Perfection in an asana is achieved when the effort to perform it becomes effortless and the infinite being within is reached. From then on the sadhaka (practitioner) is undisturbed by dualities.
–– Yoga Sutras of Patanjali, II.47-48, translation by B.K.S. Iyengar
Of all of the dualities – hot and cold, pain and pleasure, self and other – the one that has disturbed me most is good and bad.
Give or take a few baby years before I knew the rules, I have lived my whole life between these poles.
Did I get up early? A tick in the Good column.
Did I sleep in? A tick in the Bad column.
And so the day went.
Did I do my practice? Do my work? Cleave to duty?
Or did I daydream and lollygag, do the SuDoku with breakfast, surf the Internet, waste time?
Was I thin? Good!
Had I gained a pound? Bad!
Then about a month ago I read and wrote about The Willpower Instinct, a new book by Kelly McGonigal on the science of self-control.
Among the book’s many surprising conclusions, this one stood out: there is no better way to scuttle your plans than to believe that achieving your willpower goal makes you good, and failing makes you bad.
In fact, as soon as an action becomes a test of character, all is lost.
If, for example, doing my asana practice means I’m good, human nature makes the practice less appealing, no matter how much I love the poses, and how many times I experience the well being that follows.
Our dear, rebellious souls do not want to be “good,” perhaps because we believe that being “good” is likely to be dull, boring and no fun, while being “bad” is likely to be exciting and adventurous.
So we make plans for ourselves and then rebel against the plans we’ve made, a continuous process of tripping over our own intentions.
The good news, for me at least, is that my disturbing pair of opposites recently fell apart.
I didn’t have an epiphany in headstand, or feel a jolt of realization run through my triangle pose. But practice makes me happy. The more years I practice, the happier I get. And happiness brings with it clarity and mental space.
In a recent clear and spacious moment, I realized that “good” and “bad” exist only within a frame of mind that judges.
In that frame of mind, they are two sides of the same coin. No matter which side I’m on, I’m equally bound by the internal critic with the clipboard, ticking off good and bad actions, and my self is divided in two.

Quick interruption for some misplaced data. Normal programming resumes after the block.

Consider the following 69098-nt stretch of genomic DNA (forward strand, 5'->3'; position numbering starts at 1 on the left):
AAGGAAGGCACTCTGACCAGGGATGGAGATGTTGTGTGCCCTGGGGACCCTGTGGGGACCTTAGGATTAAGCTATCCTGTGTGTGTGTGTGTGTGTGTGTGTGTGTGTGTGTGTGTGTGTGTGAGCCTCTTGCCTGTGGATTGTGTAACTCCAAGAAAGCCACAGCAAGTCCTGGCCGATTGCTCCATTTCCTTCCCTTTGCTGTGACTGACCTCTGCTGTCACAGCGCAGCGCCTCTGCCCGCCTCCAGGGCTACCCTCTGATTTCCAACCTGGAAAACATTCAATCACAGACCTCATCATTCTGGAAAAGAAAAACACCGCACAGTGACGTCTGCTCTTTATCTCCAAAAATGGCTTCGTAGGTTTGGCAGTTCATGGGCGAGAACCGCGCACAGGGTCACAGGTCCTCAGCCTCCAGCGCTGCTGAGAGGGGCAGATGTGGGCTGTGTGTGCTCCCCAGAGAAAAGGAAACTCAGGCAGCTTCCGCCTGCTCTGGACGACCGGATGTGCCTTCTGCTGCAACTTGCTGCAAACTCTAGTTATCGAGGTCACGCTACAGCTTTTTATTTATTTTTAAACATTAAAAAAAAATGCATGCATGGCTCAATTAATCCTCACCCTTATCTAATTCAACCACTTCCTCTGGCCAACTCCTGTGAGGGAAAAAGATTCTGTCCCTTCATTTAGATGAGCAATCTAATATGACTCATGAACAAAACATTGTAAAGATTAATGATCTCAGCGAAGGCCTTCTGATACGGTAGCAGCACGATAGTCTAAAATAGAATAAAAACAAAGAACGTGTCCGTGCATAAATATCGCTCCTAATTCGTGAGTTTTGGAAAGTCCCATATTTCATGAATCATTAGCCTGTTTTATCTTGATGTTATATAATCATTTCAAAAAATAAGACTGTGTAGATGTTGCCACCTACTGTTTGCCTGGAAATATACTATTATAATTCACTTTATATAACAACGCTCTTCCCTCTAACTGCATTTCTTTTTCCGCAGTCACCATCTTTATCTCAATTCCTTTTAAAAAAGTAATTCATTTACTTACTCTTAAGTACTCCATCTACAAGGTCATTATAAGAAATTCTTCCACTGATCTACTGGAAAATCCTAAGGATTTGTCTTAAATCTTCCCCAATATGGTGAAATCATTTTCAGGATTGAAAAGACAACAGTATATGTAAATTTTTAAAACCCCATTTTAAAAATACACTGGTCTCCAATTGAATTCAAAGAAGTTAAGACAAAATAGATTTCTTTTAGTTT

Now I have a third option: awake.
When I find myself in the land of opposites, I know I’m asleep. When I put good and bad aside, and think “no judgment,” I’m awake.
“No judgment” doesn’t mean no observation, or no discernment. Surprisingly, it seems to mean seeing more clearly.
Experience says that this clarity won’t last forever, and I’ll fall asleep again, only to wake up with a start and realize I’ve been dozing.
So now I’m hatching a new plan for staying awake. If I don’t follow it, I won’t be bad, just asleep. And if I do, I won’t be good, just awake.
Image courtesy of Ionics, via Flickr.
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Comments on this entry are closed.
I am reading this book as well and loved that section. My take is that I try and remember my larger goals rather than focus on rewarding myself for being “good”. Home practice, business tasks, family obligations – it has application for all. If only I could apply it consistently!
Enjoyed your post.
Ah yes, Anita, there’s the issue, isn’t it?
I seem to be consistently inconsistent. I’m trying to learn how to do the behavior I want to do, even though it doesn’t necessarily happen at the moment I wanted it to happen in my ideal life. Perhaps pranayama practice first thing in the morning one day, then the next day, when I have to be somewhere early, doing it later in the afternoon, but still doing it.
I can relate. Maybe all humans (those with consciences, anyway) can. The human condition.
One of my teachers on the simple, elegant “awake” way of being: non-human Momo, adopted Black Lab. With Momo, every walk is a fascinating, up-tempo, thrillingly aromatic experience, and any “bad” experience (yappy terriers, fellow alpha females, a reprimand not to eat that apple core) instantly makes way for the next moment. She has no regrets or hangups. At age 13 she sprints and swims, acts like a puppy, and keeps up with dogs half her age. Every day is a new day.
Hey Yoga Spy,
The poet Jane Kenyon once described her dog as “the designated optimist.” It’s good of them to do that work for us, isn’t it?
Very well put. I certainly recognize this pattern in myself. Thanks for the wake up call. Some times when I become awake to something, like a busy mind or procrastinating, I label automatically ‘bad’. Thanks for the reminder to be awake and remember equanimity and continue with the plan.
Thanks for your thoughtful comment. Yes, the tendency to label ourselves certainly seems to be almost automatic – I think we have to congratulate ourselves every time we catch it.